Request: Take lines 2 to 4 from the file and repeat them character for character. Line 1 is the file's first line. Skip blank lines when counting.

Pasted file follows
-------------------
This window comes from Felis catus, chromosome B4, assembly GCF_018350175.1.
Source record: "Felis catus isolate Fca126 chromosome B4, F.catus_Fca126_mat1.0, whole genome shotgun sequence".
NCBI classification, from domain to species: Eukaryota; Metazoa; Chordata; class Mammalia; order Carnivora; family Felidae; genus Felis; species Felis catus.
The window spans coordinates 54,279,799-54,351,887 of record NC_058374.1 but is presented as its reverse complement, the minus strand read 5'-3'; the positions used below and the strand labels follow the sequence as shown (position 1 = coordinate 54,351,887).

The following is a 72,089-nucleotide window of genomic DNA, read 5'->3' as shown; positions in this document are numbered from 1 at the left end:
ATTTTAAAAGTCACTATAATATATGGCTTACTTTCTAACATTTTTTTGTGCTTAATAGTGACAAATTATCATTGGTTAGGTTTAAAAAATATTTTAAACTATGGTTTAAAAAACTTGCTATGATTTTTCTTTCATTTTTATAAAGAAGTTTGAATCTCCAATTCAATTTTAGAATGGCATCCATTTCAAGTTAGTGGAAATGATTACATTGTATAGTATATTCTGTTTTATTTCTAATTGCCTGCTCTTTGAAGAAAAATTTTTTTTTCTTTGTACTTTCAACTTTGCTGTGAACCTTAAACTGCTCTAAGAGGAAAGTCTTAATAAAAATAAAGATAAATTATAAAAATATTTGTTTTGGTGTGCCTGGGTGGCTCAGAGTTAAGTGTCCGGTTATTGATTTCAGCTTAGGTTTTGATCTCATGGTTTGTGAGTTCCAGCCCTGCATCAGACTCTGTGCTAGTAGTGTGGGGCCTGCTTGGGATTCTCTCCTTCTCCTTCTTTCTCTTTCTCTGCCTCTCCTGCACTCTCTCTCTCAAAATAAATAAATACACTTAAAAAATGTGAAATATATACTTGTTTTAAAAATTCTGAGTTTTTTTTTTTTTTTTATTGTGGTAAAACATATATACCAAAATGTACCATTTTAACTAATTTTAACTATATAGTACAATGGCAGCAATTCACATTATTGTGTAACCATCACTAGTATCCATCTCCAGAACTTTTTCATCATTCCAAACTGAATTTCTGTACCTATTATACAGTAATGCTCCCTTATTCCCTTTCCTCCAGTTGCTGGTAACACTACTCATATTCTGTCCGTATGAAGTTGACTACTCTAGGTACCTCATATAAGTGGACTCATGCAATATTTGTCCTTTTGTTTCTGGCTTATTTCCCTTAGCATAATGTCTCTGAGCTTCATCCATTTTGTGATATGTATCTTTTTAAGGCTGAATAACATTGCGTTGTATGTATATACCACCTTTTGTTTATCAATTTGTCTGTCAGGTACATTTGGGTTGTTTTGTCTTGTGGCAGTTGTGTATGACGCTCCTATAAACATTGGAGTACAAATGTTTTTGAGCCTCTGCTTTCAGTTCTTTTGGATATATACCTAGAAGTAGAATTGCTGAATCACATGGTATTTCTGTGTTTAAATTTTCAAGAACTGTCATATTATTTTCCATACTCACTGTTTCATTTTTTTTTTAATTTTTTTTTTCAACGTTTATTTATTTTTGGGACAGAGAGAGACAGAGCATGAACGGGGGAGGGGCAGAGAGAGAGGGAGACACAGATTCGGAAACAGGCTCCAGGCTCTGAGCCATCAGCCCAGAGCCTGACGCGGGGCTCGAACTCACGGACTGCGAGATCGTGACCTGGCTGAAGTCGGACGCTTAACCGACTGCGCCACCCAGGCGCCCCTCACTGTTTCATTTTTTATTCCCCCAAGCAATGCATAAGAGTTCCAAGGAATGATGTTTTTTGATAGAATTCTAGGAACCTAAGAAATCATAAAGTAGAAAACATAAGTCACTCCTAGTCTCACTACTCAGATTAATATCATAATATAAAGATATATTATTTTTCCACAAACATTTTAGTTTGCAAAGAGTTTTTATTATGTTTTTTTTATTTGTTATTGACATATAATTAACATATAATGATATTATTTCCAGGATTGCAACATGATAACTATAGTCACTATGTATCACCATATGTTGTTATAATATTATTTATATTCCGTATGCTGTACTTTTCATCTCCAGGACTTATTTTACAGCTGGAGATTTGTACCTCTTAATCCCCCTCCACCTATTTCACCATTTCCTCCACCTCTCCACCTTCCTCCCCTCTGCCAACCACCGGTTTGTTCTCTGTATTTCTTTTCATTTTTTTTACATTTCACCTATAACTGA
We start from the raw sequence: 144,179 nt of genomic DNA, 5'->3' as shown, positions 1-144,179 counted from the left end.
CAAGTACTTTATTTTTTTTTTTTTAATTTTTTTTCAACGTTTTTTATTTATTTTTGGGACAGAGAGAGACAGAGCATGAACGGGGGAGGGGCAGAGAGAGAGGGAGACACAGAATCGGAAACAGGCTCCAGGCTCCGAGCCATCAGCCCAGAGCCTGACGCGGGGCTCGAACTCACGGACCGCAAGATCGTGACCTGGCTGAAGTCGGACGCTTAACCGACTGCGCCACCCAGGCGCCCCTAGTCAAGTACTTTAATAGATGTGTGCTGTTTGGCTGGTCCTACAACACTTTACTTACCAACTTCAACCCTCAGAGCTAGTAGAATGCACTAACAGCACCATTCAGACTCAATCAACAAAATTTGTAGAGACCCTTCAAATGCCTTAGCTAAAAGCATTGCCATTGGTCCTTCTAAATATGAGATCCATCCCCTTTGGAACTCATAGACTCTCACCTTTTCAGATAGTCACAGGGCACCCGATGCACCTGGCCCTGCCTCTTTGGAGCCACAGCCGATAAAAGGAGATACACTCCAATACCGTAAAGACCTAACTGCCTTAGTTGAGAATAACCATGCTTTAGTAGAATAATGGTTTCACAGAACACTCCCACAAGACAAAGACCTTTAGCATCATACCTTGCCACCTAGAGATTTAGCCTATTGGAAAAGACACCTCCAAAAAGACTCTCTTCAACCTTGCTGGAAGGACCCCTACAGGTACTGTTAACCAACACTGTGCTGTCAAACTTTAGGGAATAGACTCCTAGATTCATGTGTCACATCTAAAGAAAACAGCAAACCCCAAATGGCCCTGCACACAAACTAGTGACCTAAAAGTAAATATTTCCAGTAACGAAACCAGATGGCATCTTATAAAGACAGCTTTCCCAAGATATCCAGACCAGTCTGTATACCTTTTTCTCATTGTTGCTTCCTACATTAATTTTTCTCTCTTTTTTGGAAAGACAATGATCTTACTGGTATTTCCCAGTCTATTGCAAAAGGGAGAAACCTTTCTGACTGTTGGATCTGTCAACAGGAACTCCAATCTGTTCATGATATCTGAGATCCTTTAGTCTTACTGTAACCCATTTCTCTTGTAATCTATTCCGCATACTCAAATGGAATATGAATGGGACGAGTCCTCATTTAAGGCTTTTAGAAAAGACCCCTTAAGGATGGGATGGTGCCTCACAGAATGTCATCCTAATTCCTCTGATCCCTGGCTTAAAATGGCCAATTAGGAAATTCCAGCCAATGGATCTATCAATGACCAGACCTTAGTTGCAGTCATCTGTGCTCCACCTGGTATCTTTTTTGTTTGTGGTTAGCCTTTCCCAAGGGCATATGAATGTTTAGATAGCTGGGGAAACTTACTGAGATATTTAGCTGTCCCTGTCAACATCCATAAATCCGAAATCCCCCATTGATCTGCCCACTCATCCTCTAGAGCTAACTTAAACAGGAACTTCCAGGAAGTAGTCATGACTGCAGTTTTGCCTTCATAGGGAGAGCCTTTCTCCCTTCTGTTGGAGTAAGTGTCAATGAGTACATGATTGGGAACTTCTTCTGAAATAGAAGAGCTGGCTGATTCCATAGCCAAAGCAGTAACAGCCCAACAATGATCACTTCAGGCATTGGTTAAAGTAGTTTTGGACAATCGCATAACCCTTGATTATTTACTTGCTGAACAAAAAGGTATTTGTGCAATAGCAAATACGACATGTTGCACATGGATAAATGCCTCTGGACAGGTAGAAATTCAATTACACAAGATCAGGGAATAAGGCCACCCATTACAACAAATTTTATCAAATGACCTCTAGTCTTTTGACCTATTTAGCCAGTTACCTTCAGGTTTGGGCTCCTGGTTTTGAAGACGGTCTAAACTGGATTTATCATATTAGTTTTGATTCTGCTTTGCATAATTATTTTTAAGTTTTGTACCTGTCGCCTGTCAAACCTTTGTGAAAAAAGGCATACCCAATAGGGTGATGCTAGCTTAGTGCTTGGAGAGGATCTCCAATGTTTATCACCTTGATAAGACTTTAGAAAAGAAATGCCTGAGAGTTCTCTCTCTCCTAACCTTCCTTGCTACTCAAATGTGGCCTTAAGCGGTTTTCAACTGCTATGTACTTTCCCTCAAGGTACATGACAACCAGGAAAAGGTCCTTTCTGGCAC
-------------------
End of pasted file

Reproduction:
Source record: "Felis catus isolate Fca126 chromosome B4, F.catus_Fca126_mat1.0, whole genome shotgun sequence".
NCBI classification, from domain to species: Eukaryota; Metazoa; Chordata; class Mammalia; order Carnivora; family Felidae; genus Felis; species Felis catus.
The window spans coordinates 54,279,799-54,351,887 of record NC_058374.1 but is presented as its reverse complement, the minus strand read 5'-3'; the positions used below and the strand labels follow the sequence as shown (position 1 = coordinate 54,351,887).